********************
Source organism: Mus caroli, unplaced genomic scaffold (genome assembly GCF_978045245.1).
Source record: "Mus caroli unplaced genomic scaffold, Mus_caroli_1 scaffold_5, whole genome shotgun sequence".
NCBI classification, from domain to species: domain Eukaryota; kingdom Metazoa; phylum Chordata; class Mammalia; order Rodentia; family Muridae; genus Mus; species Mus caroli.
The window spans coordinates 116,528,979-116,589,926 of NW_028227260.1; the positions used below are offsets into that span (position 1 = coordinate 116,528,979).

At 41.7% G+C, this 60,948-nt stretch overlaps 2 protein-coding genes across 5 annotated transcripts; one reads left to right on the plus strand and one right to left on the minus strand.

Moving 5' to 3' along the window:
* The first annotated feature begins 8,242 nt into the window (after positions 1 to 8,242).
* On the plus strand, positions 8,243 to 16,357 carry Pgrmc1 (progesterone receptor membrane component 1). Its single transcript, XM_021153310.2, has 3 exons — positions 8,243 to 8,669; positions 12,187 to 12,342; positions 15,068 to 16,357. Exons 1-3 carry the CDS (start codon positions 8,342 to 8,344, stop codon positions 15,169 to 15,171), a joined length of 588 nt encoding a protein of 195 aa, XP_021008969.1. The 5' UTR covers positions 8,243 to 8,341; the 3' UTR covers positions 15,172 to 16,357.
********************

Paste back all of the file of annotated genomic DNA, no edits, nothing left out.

Source organism: Mus caroli, unplaced genomic scaffold (genome assembly GCF_978045245.1).
Source record: "Mus caroli unplaced genomic scaffold, Mus_caroli_1 scaffold_5, whole genome shotgun sequence".
NCBI classification, from domain to species: domain Eukaryota; kingdom Metazoa; phylum Chordata; class Mammalia; order Rodentia; family Muridae; genus Mus; species Mus caroli.
The window spans coordinates 116,528,979-116,589,926 of NW_028227260.1; the positions used below are offsets into that span (position 1 = coordinate 116,528,979).

At 41.7% G+C, this 60,948-nt stretch overlaps 2 protein-coding genes across 5 annotated transcripts; one reads left to right on the plus strand and one right to left on the minus strand.

Moving 5' to 3' along the window:
* The first annotated feature begins 8,242 nt into the window (after positions 1 to 8,242).
* On the plus strand, positions 8,243 to 16,357 carry Pgrmc1 (progesterone receptor membrane component 1). Its single transcript, XM_021153310.2, has 3 exons — positions 8,243 to 8,669; positions 12,187 to 12,342; positions 15,068 to 16,357. Exons 1-3 carry the CDS (start codon positions 8,342 to 8,344, stop codon positions 15,169 to 15,171), a joined length of 588 nt encoding a protein of 195 aa, XP_021008969.1. The 5' UTR covers positions 8,243 to 8,341; the 3' UTR covers positions 15,172 to 16,357.